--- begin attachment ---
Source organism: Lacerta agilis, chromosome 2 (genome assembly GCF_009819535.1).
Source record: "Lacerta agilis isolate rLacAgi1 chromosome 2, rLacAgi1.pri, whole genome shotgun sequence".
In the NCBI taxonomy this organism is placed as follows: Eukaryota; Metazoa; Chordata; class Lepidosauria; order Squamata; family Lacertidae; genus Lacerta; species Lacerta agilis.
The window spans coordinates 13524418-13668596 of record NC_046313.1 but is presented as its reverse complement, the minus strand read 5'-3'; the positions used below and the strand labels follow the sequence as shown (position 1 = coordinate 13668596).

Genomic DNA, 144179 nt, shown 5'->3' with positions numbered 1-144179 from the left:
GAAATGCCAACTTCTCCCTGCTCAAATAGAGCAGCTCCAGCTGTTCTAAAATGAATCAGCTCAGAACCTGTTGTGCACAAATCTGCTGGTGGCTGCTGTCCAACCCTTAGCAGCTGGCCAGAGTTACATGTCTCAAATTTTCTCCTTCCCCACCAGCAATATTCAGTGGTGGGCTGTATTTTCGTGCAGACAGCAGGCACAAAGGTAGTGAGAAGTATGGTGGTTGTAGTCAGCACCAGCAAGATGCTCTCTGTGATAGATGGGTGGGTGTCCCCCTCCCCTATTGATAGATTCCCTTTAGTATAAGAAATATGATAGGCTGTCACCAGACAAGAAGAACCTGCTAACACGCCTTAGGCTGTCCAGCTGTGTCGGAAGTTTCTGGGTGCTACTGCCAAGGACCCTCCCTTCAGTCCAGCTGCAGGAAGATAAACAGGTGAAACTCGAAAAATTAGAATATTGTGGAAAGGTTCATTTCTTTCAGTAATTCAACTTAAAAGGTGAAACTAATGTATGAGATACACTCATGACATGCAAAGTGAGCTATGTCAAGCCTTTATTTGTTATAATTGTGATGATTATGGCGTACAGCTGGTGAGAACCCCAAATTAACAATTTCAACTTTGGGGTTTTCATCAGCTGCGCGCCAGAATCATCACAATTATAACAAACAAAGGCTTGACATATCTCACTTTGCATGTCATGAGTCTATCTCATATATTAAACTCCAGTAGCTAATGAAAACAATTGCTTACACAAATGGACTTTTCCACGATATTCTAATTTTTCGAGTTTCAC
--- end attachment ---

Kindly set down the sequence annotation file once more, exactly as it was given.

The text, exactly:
Source organism: Lacerta agilis, chromosome 2 (genome assembly GCF_009819535.1).
Source record: "Lacerta agilis isolate rLacAgi1 chromosome 2, rLacAgi1.pri, whole genome shotgun sequence".
In the NCBI taxonomy this organism is placed as follows: Eukaryota; Metazoa; Chordata; class Lepidosauria; order Squamata; family Lacertidae; genus Lacerta; species Lacerta agilis.
The window spans coordinates 13524418-13668596 of record NC_046313.1 but is presented as its reverse complement, the minus strand read 5'-3'; the positions used below and the strand labels follow the sequence as shown (position 1 = coordinate 13668596).

Genomic DNA, 144179 nt, shown 5'->3' with positions numbered 1-144179 from the left:
GAAATGCCAACTTCTCCCTGCTCAAATAGAGCAGCTCCAGCTGTTCTAAAATGAATCAGCTCAGAACCTGTTGTGCACAAATCTGCTGGTGGCTGCTGTCCAACCCTTAGCAGCTGGCCAGAGTTACATGTCTCAAATTTTCTCCTTCCCCACCAGCAATATTCAGTGGTGGGCTGTATTTTCGTGCAGACAGCAGGCACAAAGGTAGTGAGAAGTATGGTGGTTGTAGTCAGCACCAGCAAGATGCTCTCTGTGATAGATGGGTGGGTGTCCCCCTCCCCTATTGATAGATTCCCTTTAGTATAAGAAATATGATAGGCTGTCACCAGACAAGAAGAACCTGCTAACACGCCTTAGGCTGTCCAGCTGTGTCGGAAGTTTCTGGGTGCTACTGCCAAGGACCCTCCCTTCAGTCCAGCTGCAGGAAGATAAACAGGTGAAACTCGAAAAATTAGAATATTGTGGAAAGGTTCATTTCTTTCAGTAATTCAACTTAAAAGGTGAAACTAATGTATGAGATACACTCATGACATGCAAAGTGAGCTATGTCAAGCCTTTATTTGTTATAATTGTGATGATTATGGCGTACAGCTGGTGAGAACCCCAAATTAACAATTTCAACTTTGGGGTTTTCATCAGCTGCGCGCCAGAATCATCACAATTATAACAAACAAAGGCTTGACATATCTCACTTTGCATGTCATGAGTCTATCTCATATATTAAACTCCAGTAGCTAATGAAAACAATTGCTTACACAAATGGACTTTTCCACGATATTCTAATTTTTCGAGTTTCAC